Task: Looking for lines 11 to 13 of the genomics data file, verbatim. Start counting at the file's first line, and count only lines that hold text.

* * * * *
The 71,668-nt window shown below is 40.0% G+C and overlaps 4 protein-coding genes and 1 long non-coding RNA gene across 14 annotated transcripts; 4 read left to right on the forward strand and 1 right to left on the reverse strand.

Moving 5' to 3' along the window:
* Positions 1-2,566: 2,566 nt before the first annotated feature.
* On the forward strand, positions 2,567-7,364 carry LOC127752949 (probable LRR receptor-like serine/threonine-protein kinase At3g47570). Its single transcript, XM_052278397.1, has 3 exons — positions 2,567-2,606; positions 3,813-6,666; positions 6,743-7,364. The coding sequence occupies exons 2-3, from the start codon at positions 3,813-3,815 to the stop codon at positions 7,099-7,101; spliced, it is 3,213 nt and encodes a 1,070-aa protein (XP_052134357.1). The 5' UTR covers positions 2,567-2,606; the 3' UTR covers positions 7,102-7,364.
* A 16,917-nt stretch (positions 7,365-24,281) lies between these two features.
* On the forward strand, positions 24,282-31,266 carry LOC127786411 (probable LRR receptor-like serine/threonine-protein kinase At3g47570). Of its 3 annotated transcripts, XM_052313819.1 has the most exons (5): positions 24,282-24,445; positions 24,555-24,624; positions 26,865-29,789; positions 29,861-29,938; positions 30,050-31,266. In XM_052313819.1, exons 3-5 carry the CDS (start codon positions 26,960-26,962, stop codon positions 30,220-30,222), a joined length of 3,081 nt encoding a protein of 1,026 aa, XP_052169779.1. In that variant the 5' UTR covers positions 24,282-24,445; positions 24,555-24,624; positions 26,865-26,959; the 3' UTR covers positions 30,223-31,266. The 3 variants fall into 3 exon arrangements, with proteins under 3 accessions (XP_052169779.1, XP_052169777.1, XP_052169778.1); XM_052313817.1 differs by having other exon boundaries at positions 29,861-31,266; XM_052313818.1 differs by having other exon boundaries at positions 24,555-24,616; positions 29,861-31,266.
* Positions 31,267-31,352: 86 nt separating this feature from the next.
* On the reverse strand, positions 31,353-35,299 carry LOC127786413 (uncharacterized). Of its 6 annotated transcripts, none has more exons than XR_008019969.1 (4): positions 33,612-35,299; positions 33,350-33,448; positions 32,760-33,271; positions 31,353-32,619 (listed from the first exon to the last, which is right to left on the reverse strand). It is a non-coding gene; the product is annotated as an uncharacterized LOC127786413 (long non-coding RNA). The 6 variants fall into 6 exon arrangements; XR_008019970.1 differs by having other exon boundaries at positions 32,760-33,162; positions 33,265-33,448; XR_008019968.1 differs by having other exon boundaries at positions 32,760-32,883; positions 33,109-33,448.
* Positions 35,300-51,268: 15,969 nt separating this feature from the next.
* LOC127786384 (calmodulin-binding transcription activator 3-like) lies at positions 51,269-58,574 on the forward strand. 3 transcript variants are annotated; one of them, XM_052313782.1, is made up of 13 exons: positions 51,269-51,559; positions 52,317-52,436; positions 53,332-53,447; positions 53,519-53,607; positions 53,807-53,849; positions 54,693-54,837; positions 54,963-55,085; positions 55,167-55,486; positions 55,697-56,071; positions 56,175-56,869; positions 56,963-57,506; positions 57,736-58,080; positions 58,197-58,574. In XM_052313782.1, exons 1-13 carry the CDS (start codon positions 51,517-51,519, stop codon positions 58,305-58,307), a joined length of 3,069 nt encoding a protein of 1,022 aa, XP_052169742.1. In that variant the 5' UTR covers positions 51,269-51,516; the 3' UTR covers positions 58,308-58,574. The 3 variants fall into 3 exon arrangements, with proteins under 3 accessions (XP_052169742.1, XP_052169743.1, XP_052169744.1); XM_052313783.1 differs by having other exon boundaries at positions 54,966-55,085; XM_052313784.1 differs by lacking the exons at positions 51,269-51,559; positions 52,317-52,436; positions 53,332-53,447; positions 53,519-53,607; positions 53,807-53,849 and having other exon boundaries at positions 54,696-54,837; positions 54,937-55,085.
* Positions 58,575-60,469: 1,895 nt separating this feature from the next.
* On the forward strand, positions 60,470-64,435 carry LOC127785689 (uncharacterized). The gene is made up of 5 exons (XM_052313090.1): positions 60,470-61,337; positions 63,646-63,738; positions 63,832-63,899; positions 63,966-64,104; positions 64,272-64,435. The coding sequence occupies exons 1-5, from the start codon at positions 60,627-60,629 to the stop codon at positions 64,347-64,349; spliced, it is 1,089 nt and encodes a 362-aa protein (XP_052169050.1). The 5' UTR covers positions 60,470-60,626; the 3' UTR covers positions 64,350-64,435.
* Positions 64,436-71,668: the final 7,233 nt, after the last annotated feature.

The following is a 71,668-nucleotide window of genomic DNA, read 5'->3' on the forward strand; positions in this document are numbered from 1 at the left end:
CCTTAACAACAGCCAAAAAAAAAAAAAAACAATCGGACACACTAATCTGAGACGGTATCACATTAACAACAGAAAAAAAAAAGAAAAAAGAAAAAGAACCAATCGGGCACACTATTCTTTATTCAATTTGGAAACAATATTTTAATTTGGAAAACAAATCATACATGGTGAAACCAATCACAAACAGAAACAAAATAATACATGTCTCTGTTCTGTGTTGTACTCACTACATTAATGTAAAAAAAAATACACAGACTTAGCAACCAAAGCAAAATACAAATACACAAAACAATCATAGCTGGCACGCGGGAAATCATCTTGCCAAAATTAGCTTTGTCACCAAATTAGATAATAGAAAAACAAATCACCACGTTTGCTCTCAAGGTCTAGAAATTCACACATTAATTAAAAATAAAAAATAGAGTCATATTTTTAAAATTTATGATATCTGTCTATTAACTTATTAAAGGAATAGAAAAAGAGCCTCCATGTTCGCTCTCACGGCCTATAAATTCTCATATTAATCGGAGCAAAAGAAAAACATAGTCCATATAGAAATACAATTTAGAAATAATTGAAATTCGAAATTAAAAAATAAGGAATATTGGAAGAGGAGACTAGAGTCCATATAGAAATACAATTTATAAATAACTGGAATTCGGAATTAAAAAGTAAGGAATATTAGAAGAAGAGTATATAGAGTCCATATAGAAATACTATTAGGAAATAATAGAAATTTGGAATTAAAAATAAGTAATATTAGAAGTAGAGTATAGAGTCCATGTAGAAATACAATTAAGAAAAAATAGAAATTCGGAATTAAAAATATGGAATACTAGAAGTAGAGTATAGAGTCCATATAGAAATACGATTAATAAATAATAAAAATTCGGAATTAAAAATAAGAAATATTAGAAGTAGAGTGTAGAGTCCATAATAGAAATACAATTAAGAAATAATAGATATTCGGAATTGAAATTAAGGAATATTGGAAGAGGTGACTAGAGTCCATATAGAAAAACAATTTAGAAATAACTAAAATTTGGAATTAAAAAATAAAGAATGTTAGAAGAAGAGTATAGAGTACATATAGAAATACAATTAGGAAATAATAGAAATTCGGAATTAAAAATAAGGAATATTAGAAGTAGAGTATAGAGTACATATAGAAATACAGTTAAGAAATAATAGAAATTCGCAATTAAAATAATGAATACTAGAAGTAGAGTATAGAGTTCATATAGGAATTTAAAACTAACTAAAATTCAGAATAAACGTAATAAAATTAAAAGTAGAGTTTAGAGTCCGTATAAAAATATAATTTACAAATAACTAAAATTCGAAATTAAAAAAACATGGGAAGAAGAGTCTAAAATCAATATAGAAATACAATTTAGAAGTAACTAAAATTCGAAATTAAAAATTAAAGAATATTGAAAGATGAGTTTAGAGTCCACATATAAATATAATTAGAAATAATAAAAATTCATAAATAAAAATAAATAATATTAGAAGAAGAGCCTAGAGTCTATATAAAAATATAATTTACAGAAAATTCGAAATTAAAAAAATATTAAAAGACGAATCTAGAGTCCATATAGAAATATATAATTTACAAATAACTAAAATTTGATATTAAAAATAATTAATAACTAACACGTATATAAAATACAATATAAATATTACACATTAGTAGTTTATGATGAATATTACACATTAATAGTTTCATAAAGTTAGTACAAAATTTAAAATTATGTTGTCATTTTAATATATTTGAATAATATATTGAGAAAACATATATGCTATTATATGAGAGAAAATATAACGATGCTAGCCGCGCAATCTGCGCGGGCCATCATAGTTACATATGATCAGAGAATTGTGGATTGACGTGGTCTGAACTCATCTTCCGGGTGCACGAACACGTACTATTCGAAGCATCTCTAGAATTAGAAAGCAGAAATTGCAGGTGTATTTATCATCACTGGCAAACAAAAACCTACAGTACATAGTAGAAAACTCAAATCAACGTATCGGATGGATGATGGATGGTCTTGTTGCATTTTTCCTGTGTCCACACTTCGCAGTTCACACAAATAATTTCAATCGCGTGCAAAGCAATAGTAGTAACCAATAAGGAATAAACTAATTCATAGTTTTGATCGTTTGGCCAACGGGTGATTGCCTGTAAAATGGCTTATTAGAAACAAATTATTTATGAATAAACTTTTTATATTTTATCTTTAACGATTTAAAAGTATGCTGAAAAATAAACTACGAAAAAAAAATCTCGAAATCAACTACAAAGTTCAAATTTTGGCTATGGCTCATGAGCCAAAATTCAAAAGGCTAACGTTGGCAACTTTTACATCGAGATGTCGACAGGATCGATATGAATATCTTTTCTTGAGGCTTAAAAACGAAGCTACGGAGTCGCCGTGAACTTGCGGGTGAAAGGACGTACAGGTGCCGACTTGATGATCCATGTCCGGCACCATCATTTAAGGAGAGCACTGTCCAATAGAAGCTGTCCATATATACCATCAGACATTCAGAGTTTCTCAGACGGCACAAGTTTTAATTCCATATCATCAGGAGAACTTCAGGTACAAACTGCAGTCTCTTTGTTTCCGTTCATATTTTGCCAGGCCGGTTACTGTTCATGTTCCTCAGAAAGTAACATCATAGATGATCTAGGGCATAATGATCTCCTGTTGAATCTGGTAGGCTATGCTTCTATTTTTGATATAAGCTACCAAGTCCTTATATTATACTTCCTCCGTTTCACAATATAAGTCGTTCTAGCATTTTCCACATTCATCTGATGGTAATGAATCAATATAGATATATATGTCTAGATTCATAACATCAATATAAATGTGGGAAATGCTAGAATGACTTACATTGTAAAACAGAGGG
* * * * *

* Positions 58,575-60,469: 1,895 nt separating this feature from the next.
* On the forward strand, positions 60,470-64,435 carry LOC127785689 (uncharacterized). The gene is made up of 5 exons (XM_052313090.1): positions 60,470-61,337; positions 63,646-63,738; positions 63,832-63,899; positions 63,966-64,104; positions 64,272-64,435. The coding sequence occupies exons 1-5, from the start codon at positions 60,627-60,629 to the stop codon at positions 64,347-64,349; spliced, it is 1,089 nt and encodes a 362-aa protein (XP_052169050.1). The 5' UTR covers positions 60,470-60,626; the 3' UTR covers positions 64,350-64,435.
* Positions 64,436-71,668: the final 7,233 nt, after the last annotated feature.